Translation has always been one of the most important applications of Facebook’s AI research. After all, the social network’s overarching goal is to “make the world more open and connected,” so the language barrier is an obvious obstacle. To help leap this hurdle, Facebook today announced a novel method of machine learning translation that the company says is nine times faster than rival systems.
The work exists solely as research at the moment — it hasn’t yet been implemented in a Facebook product. But Facebook AI engineers Michael Auli and David Grangier tell The Verge this will likely happen further down the line. The social network already uses AI for things like automatically translating status updates to other languages, but making the transition from lab to app always requires more work.
“We’re currently talking with a product team to make this work in a Facebook environment,” says Grangier. “There are differences when moving from academic data to real environments in terms of language. The academic data is news-type data; while conversation on Facebook is much more colloquial.” Facebook has previously said it’s building a glossary of slang to make this process easier.
Auli and Grangier, though, are simply excited that Facebook’s “novel” approach to machine translation is paying off. They explain that usually, AI-powered translation relies on what are called recurrent neural networks, or RNNs, whereas this new research leverages convolutional neural networks, or CNNs, instead.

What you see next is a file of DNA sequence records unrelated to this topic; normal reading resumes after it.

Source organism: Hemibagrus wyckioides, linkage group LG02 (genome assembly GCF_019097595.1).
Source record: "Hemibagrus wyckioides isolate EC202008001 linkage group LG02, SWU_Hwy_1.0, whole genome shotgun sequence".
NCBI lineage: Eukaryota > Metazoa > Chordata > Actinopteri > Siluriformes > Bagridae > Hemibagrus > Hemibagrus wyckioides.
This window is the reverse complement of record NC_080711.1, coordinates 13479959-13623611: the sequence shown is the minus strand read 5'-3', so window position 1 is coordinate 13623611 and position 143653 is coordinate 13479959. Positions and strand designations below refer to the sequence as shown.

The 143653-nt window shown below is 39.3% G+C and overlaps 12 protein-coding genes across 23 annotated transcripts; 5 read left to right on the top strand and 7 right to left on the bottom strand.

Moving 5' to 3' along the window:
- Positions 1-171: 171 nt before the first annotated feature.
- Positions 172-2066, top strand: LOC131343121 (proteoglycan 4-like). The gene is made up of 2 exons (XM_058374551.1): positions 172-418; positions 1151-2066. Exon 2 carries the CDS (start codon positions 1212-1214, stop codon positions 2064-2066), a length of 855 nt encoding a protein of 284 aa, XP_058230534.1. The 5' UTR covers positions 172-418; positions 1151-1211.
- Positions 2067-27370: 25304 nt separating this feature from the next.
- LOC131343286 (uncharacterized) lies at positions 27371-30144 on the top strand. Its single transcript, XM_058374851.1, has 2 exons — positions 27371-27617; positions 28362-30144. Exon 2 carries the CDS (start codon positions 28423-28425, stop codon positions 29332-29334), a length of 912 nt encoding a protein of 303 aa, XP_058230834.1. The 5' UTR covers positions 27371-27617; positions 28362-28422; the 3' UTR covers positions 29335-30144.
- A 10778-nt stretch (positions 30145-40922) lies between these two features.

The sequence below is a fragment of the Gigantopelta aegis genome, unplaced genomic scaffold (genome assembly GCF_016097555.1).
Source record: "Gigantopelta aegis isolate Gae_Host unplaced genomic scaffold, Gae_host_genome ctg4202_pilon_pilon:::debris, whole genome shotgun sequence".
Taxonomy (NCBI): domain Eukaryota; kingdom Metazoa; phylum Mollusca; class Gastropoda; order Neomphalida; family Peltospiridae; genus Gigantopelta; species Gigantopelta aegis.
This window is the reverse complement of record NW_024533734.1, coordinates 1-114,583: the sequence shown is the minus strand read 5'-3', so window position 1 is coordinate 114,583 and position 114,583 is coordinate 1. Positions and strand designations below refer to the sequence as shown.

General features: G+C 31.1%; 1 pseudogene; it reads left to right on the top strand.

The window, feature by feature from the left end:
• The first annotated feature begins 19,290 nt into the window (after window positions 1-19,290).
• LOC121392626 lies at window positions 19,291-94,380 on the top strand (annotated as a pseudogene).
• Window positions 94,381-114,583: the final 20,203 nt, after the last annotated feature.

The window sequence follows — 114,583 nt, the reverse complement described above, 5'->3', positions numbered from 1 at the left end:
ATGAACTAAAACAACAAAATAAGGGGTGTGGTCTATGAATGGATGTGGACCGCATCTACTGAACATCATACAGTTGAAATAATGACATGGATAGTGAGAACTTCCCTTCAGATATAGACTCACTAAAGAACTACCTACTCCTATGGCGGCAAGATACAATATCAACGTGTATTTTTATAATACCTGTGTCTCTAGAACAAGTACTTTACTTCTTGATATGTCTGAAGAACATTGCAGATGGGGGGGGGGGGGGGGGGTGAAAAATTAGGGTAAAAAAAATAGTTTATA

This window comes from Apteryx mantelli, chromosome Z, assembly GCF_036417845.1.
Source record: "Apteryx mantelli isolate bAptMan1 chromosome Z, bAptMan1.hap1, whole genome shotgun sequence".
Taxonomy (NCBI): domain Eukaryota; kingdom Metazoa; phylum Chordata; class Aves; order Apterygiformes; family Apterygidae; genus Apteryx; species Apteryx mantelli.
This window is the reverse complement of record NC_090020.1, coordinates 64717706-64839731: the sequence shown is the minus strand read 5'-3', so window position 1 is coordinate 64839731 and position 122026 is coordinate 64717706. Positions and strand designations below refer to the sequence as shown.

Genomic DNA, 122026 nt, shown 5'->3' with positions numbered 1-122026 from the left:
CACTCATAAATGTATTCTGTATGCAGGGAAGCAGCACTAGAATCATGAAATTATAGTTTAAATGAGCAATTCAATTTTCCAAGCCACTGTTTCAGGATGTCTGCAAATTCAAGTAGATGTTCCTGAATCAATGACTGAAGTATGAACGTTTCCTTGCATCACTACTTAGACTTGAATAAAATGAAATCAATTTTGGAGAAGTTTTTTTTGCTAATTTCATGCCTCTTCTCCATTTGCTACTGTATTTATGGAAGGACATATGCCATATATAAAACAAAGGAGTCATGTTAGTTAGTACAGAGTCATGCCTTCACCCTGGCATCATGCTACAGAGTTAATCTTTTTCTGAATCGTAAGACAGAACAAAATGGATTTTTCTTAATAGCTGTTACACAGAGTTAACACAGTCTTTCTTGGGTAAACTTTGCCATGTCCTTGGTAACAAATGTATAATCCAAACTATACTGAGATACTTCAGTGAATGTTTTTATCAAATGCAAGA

RNNs analyze date sequentially, working left to right through a sentence in order to translate it word by word. CNNs, by comparison, look at difference aspects of data simultaneously — a style of computation that is much better suited to the GPU hardware used to train most contemporary neural networks. GPUs were originally designed to render graphics in video games, and are best at making lots of small calculations in parallel.
So translating with CNNs means tackling the problem more holistically, say Auli and Grangier, and examining the higher-level structure of sentences. “The [CNNs] build a logical structure, a bit like linguistics, on top of the text,” says Auli.
As to why this approach isn’t used more widely, Grangier notes that the AI community has already sunk a lot of effort into using RNNs for translation, which people were happy to improve upon. He says: “The short answer is that people just hadn’t invested as much time in this, and we came up with some new developments that made it work better.”